It’s not unusual for students to raise money for charities such as St. Jude’s Children’s Hospital, but at P.S. 41 they literally go the extra mile for their own arts program.
On Friday, students from the Bayside school held their annual walkathon for the arts at nearby Crocheron Park. The half hour walk was expected to raise up to $6,000 through sponsors the students had enlisted.
“This is something fun the students can do in the beautiful park across the street from the school,” said Principal Sari Latto. “The parents pay for a visiting artist, who comes to the school all year.”
Money raised primarily goes to fund a music and drama program and hire the visiting artist. This year, Alistair King has been working at the school through the Young Audiences residency program.
Latto credits P.S. 41’s music teacher, Jason Castoro, who she calls “so talented,” with fashioning the program every year with the visiting artist. Each grade level has six week sessions with King and Castoro.
“Each grade has a different theme and they put on a show, mostly song and dance, for the students and later for the parents,” the principal said. Themes can range from insects to ancient Egypt.
Castoro also participated in the walkathon, carrying his guitar and stopping to serenade the different classes along the circular route. Many students carried signs promoting the arts program.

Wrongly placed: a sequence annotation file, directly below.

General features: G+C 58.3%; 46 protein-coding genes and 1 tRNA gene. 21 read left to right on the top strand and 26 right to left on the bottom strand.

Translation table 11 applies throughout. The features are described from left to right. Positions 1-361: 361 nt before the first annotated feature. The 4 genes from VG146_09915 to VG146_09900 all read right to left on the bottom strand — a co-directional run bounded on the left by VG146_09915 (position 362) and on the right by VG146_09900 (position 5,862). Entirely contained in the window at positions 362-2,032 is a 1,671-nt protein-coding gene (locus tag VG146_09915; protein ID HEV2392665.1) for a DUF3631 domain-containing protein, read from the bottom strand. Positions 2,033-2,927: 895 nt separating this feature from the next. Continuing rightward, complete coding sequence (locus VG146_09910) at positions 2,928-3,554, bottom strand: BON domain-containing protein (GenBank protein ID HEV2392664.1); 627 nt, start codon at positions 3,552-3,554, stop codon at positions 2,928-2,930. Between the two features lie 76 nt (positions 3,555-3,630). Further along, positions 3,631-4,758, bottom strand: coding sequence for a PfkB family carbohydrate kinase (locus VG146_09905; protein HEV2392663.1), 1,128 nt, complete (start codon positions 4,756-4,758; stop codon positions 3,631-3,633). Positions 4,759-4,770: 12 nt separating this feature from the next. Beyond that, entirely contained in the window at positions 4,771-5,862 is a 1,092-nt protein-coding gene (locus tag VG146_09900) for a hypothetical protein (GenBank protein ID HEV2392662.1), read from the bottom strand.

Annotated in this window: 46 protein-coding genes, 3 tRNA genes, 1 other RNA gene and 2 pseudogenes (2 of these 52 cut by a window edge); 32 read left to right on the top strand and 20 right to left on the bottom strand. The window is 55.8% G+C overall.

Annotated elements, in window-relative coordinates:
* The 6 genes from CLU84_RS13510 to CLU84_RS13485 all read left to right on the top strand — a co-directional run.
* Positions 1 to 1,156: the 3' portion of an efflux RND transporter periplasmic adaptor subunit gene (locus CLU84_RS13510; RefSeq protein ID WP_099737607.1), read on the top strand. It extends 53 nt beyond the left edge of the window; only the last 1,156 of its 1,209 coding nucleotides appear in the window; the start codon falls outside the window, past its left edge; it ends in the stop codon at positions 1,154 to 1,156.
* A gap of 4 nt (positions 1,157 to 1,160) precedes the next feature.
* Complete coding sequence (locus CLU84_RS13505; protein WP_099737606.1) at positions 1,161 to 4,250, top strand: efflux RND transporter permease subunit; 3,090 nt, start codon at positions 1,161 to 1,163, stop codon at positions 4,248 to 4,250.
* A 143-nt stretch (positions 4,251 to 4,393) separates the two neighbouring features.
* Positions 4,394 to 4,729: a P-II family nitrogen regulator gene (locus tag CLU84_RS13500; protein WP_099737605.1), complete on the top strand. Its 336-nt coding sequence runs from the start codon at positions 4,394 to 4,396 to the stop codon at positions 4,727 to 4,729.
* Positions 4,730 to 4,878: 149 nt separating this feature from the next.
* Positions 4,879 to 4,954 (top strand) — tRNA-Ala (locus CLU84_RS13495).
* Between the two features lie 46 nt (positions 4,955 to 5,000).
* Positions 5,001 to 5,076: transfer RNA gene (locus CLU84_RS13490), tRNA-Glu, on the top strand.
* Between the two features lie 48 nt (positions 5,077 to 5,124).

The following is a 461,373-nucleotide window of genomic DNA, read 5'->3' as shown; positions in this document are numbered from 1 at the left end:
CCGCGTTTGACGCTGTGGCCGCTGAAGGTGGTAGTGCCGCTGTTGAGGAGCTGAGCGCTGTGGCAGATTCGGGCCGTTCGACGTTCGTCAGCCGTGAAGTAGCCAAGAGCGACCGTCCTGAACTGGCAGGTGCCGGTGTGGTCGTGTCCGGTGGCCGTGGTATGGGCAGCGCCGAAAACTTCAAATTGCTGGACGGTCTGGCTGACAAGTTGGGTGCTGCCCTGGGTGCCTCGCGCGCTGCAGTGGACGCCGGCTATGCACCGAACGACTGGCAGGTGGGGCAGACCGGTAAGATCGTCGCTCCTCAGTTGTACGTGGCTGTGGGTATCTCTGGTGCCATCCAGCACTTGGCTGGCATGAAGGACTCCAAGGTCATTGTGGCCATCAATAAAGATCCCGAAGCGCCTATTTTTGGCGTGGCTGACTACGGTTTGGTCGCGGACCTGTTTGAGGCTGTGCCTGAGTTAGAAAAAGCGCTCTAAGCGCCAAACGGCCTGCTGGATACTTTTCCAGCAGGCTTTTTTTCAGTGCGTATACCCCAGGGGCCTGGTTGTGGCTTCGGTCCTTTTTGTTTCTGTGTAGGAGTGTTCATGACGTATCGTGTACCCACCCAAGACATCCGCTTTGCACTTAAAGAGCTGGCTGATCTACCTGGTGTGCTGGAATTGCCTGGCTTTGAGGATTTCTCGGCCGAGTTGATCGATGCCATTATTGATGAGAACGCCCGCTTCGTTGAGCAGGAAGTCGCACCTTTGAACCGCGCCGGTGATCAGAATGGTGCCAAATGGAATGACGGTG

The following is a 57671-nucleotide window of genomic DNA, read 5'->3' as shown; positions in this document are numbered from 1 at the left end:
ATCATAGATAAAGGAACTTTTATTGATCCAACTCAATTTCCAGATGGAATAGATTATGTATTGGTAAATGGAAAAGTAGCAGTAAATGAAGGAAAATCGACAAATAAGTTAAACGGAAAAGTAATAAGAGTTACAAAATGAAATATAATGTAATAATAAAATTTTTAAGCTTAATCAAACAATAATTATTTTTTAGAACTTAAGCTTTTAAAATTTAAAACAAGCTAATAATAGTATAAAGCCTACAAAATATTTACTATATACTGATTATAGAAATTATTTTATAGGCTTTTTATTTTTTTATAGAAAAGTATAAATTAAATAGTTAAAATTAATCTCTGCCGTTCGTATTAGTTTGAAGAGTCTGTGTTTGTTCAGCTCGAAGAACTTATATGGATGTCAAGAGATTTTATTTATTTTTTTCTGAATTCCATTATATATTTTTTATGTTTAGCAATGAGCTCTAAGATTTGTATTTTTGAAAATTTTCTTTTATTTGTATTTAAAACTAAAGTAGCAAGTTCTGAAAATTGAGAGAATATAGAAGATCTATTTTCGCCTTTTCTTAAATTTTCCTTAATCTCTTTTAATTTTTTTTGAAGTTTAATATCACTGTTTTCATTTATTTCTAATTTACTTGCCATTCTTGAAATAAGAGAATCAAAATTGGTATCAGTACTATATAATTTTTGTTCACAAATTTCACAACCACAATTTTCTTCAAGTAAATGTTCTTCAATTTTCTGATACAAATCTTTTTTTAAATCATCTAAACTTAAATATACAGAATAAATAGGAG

“It’s wonderful to have the support for the arts,” Castoro said. “We are able to make magic happen because of it.”
The music teacher has worked at the school for seven years and believes the arts program has many benefits. “It gives the students an opportunity to tap into their talents, overcome shyness and develop leaders,” Castoro said.
Parent Barbara Bohn agrees. She has a youngster in kindergarten, who was an insect this year in the class program. “It promotes self esteem and is definitely a plus,” she said. “It keeps them wanting to learn.”
Mary Dulligan has children in the third and fourth grades at P.S. 41. She called the program amazing and well organized. “The music teacher is great and we need more of this kind of thing,” she said.
Students also decided to do something for other youngsters on Friday. They took part in Go Purple, a national program to bring awareness to the problem of children in homeless shelters.
Some students wore something purple to show their solidarity, but most contributed toiletries, such as shampoo and toothpaste and toys that are donated to the program.
Teacher Allan Osterweil’s fifth grade students are old enough to understand the plight of youngsters in homeless shelters and some of them wore purple T shirts. They donated soap, toothbrushes and toys.
Many of these fifth graders were members of the school’s winning Dancing Classrooms program, taking second place in the city ballroom dancing competition in February.